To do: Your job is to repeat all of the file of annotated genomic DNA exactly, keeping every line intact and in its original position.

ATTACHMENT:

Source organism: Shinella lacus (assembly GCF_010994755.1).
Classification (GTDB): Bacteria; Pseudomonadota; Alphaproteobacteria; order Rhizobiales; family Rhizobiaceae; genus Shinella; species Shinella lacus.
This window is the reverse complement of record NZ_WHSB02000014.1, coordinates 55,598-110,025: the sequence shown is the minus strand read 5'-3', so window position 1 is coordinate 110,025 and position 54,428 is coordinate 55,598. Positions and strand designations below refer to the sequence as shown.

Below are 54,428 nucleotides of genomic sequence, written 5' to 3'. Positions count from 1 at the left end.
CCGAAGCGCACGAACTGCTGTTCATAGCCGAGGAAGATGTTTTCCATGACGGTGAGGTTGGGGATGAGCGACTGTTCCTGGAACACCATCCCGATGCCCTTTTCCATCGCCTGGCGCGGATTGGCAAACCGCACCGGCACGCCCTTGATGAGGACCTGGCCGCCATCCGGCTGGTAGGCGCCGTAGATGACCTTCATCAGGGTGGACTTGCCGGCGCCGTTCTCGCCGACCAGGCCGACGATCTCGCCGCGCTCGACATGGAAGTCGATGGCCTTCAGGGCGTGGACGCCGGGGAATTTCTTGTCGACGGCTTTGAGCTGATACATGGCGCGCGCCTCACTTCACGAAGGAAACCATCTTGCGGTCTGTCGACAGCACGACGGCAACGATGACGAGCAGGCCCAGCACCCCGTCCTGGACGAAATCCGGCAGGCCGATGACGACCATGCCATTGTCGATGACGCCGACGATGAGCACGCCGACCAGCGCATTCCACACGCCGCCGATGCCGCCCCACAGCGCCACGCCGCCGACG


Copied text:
Source organism: Shinella lacus (assembly GCF_010994755.1).
Classification (GTDB): Bacteria; Pseudomonadota; Alphaproteobacteria; order Rhizobiales; family Rhizobiaceae; genus Shinella; species Shinella lacus.
This window is the reverse complement of record NZ_WHSB02000014.1, coordinates 55,598-110,025: the sequence shown is the minus strand read 5'-3', so window position 1 is coordinate 110,025 and position 54,428 is coordinate 55,598. Positions and strand designations below refer to the sequence as shown.

Below are 54,428 nucleotides of genomic sequence, written 5' to 3'. Positions count from 1 at the left end.
CCGAAGCGCACGAACTGCTGTTCATAGCCGAGGAAGATGTTTTCCATGACGGTGAGGTTGGGGATGAGCGACTGTTCCTGGAACACCATCCCGATGCCCTTTTCCATCGCCTGGCGCGGATTGGCAAACCGCACCGGCACGCCCTTGATGAGGACCTGGCCGCCATCCGGCTGGTAGGCGCCGTAGATGACCTTCATCAGGGTGGACTTGCCGGCGCCGTTCTCGCCGACCAGGCCGACGATCTCGCCGCGCTCGACATGGAAGTCGATGGCCTTCAGGGCGTGGACGCCGGGGAATTTCTTGTCGACGGCTTTGAGCTGATACATGGCGCGCGCCTCACTTCACGAAGGAAACCATCTTGCGGTCTGTCGACAGCACGACGGCAACGATGACGAGCAGGCCCAGCACCCCGTCCTGGACGAAATCCGGCAGGCCGATGACGACCATGCCATTGTCGATGACGCCGACGATGAGCACGCCGACCAGCGCATTCCACACGCCGCCGATGCCGCCCCACAGCGCCACGCCGCCGACG